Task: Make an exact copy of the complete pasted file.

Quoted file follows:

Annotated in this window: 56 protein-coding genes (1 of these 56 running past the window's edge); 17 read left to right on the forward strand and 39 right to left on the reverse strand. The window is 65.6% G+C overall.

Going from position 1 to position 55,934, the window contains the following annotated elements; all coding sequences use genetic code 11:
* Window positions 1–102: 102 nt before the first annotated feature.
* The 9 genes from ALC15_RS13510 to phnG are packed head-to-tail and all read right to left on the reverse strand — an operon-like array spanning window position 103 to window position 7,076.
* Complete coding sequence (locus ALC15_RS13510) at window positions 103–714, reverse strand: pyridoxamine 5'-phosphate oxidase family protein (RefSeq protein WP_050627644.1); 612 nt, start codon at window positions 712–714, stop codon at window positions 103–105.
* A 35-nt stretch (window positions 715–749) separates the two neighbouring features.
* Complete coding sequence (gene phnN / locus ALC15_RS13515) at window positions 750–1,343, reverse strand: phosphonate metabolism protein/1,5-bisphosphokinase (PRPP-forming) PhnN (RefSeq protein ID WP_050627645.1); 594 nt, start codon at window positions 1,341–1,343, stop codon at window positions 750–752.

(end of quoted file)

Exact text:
Annotated in this window: 56 protein-coding genes (1 of these 56 running past the window's edge); 17 read left to right on the forward strand and 39 right to left on the reverse strand. The window is 65.6% G+C overall.

Going from position 1 to position 55,934, the window contains the following annotated elements; all coding sequences use genetic code 11:
* Window positions 1–102: 102 nt before the first annotated feature.
* The 9 genes from ALC15_RS13510 to phnG are packed head-to-tail and all read right to left on the reverse strand — an operon-like array spanning window position 103 to window position 7,076.
* Complete coding sequence (locus ALC15_RS13510) at window positions 103–714, reverse strand: pyridoxamine 5'-phosphate oxidase family protein (RefSeq protein WP_050627644.1); 612 nt, start codon at window positions 712–714, stop codon at window positions 103–105.
* A 35-nt stretch (window positions 715–749) separates the two neighbouring features.
* Complete coding sequence (gene phnN / locus ALC15_RS13515) at window positions 750–1,343, reverse strand: phosphonate metabolism protein/1,5-bisphosphokinase (PRPP-forming) PhnN (RefSeq protein ID WP_050627645.1); 594 nt, start codon at window positions 1,341–1,343, stop codon at window positions 750–752.